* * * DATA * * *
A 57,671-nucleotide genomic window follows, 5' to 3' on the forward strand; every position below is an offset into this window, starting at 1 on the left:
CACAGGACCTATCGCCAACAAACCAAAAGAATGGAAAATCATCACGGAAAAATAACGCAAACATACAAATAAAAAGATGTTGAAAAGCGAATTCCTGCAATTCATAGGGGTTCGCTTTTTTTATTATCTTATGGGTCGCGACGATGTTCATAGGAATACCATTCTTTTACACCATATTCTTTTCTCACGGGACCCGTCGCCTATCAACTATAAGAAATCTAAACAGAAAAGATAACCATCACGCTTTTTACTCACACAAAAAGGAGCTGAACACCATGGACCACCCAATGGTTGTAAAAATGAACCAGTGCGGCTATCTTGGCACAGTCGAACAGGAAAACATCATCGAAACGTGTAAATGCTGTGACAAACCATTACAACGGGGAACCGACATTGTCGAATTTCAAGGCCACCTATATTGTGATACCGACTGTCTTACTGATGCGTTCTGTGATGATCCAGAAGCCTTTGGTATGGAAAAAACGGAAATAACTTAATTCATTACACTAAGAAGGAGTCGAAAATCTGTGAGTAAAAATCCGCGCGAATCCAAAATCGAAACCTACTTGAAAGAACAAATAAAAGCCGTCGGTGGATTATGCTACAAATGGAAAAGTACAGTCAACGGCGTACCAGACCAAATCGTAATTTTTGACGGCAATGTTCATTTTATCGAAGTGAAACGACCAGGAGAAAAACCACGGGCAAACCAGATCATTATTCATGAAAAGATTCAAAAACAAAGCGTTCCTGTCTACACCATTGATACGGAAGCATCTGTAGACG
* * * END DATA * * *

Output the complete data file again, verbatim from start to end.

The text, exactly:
A 57,671-nucleotide genomic window follows, 5' to 3' on the forward strand; every position below is an offset into this window, starting at 1 on the left:
CACAGGACCTATCGCCAACAAACCAAAAGAATGGAAAATCATCACGGAAAAATAACGCAAACATACAAATAAAAAGATGTTGAAAAGCGAATTCCTGCAATTCATAGGGGTTCGCTTTTTTTATTATCTTATGGGTCGCGACGATGTTCATAGGAATACCATTCTTTTACACCATATTCTTTTCTCACGGGACCCGTCGCCTATCAACTATAAGAAATCTAAACAGAAAAGATAACCATCACGCTTTTTACTCACACAAAAAGGAGCTGAACACCATGGACCACCCAATGGTTGTAAAAATGAACCAGTGCGGCTATCTTGGCACAGTCGAACAGGAAAACATCATCGAAACGTGTAAATGCTGTGACAAACCATTACAACGGGGAACCGACATTGTCGAATTTCAAGGCCACCTATATTGTGATACCGACTGTCTTACTGATGCGTTCTGTGATGATCCAGAAGCCTTTGGTATGGAAAAAACGGAAATAACTTAATTCATTACACTAAGAAGGAGTCGAAAATCTGTGAGTAAAAATCCGCGCGAATCCAAAATCGAAACCTACTTGAAAGAACAAATAAAAGCCGTCGGTGGATTATGCTACAAATGGAAAAGTACAGTCAACGGCGTACCAGACCAAATCGTAATTTTTGACGGCAATGTTCATTTTATCGAAGTGAAACGACCAGGAGAAAAACCACGGGCAAACCAGATCATTATTCATGAAAAGATTCAAAAACAAAGCGTTCCTGTCTACACCATTGATACGGAAGCATCTGTAGACG